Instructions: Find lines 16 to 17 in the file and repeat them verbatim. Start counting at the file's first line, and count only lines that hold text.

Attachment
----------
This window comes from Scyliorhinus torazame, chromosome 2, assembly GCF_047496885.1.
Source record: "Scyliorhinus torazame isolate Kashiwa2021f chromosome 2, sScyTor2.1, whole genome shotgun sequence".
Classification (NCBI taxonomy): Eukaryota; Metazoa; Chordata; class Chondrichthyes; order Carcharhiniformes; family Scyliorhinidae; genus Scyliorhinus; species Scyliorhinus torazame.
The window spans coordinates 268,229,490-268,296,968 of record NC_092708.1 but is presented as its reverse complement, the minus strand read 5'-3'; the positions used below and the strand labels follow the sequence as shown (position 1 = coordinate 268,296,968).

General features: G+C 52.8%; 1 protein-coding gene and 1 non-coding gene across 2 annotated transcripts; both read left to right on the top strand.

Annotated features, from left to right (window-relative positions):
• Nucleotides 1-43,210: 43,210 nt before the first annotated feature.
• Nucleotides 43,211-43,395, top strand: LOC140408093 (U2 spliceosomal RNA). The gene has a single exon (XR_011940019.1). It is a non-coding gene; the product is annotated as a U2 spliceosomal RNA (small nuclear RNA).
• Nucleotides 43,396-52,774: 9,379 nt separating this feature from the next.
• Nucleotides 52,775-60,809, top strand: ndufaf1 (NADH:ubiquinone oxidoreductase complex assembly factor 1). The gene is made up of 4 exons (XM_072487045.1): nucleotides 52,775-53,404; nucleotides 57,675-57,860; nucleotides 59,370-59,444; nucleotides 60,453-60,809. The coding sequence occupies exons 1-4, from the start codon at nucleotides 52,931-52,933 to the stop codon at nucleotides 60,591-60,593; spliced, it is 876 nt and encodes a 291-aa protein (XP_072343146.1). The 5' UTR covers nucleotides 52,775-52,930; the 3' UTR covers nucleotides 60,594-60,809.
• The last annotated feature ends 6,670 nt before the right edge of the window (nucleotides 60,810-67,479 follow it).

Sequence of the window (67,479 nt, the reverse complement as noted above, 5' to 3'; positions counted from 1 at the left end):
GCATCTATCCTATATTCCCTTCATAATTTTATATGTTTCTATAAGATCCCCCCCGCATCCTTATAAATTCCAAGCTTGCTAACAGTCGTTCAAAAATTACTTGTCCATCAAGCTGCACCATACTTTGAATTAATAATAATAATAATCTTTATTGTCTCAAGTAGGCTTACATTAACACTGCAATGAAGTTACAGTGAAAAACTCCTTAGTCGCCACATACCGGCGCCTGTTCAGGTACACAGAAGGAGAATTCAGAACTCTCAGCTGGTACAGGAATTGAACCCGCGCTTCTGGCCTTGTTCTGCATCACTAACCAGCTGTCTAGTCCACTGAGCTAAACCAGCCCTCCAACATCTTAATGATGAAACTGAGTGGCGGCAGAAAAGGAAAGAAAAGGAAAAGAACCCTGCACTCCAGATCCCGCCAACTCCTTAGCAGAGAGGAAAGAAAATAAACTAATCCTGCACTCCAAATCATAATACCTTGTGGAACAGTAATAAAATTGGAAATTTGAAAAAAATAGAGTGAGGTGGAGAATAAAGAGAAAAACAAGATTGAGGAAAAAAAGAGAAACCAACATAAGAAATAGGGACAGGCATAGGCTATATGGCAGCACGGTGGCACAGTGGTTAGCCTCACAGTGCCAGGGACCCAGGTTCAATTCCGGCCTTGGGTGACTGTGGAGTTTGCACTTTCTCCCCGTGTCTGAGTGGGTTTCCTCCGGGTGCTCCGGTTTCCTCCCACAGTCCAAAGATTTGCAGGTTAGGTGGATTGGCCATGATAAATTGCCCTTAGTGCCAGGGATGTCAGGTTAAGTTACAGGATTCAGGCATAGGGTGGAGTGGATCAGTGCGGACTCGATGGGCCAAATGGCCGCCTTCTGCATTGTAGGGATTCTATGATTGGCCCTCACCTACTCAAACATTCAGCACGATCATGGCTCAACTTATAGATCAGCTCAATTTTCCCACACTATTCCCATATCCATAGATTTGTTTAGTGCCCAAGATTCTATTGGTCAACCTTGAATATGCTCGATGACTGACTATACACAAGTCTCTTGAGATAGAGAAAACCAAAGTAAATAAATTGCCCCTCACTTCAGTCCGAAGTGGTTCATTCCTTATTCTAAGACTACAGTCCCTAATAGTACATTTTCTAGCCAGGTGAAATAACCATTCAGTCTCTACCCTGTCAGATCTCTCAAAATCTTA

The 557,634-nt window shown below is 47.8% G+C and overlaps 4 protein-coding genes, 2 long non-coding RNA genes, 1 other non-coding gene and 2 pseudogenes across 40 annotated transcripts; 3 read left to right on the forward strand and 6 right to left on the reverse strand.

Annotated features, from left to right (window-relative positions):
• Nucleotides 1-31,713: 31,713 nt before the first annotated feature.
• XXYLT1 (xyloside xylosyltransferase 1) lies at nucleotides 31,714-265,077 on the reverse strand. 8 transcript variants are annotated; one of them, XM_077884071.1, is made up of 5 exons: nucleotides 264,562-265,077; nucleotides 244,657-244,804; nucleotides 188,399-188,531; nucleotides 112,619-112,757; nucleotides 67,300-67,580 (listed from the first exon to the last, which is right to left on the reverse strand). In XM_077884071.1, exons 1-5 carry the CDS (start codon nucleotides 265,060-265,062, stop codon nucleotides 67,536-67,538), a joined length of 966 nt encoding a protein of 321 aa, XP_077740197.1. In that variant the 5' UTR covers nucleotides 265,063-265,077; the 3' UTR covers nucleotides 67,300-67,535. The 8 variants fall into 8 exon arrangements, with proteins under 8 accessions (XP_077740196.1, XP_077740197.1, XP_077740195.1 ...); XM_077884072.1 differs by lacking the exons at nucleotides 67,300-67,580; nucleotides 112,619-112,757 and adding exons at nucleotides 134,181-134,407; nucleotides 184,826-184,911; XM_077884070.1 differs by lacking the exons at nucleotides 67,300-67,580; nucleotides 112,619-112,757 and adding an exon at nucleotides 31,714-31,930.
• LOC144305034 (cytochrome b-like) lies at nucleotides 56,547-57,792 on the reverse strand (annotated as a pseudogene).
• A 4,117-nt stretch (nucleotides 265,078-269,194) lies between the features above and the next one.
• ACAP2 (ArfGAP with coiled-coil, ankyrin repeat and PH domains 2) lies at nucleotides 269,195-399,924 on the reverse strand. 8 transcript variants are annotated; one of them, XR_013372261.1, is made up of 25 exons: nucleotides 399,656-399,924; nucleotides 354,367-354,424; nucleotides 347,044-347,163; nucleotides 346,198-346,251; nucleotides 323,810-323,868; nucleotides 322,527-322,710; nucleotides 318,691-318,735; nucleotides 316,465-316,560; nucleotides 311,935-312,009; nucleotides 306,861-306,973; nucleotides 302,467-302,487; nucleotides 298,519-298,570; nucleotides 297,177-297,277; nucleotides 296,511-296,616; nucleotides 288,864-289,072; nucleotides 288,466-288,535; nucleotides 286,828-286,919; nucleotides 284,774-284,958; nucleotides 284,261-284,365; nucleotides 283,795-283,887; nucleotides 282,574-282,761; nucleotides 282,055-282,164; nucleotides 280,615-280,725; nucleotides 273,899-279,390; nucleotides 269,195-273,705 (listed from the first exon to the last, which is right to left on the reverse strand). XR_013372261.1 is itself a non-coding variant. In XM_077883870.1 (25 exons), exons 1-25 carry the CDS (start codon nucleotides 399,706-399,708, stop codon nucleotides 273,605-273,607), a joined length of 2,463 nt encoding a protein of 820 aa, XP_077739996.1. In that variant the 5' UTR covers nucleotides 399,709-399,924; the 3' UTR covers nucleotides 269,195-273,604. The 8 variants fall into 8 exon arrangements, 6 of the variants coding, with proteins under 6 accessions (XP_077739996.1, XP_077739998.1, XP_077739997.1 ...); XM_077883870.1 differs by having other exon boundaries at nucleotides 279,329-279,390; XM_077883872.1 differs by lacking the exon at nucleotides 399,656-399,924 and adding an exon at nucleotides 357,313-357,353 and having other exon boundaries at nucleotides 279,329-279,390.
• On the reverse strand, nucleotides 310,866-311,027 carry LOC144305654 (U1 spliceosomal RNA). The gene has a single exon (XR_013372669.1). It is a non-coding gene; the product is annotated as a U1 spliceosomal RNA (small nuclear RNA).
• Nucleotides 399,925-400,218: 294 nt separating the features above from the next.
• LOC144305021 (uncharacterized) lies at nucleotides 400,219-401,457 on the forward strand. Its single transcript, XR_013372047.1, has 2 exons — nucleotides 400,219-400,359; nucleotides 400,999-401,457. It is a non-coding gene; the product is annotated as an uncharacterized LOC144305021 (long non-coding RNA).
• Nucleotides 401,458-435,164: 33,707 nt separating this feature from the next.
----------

• Nucleotides 1-31,713: 31,713 nt before the first annotated feature.
• XXYLT1 (xyloside xylosyltransferase 1) lies at nucleotides 31,714-265,077 on the reverse strand. 8 transcript variants are annotated; one of them, XM_077884071.1, is made up of 5 exons: nucleotides 264,562-265,077; nucleotides 244,657-244,804; nucleotides 188,399-188,531; nucleotides 112,619-112,757; nucleotides 67,300-67,580 (listed from the first exon to the last, which is right to left on the reverse strand). In XM_077884071.1, exons 1-5 carry the CDS (start codon nucleotides 265,060-265,062, stop codon nucleotides 67,536-67,538), a joined length of 966 nt encoding a protein of 321 aa, XP_077740197.1. In that variant the 5' UTR covers nucleotides 265,063-265,077; the 3' UTR covers nucleotides 67,300-67,535. The 8 variants fall into 8 exon arrangements, with proteins under 8 accessions (XP_077740196.1, XP_077740197.1, XP_077740195.1 ...); XM_077884072.1 differs by lacking the exons at nucleotides 67,300-67,580; nucleotides 112,619-112,757 and adding exons at nucleotides 134,181-134,407; nucleotides 184,826-184,911; XM_077884070.1 differs by lacking the exons at nucleotides 67,300-67,580; nucleotides 112,619-112,757 and adding an exon at nucleotides 31,714-31,930.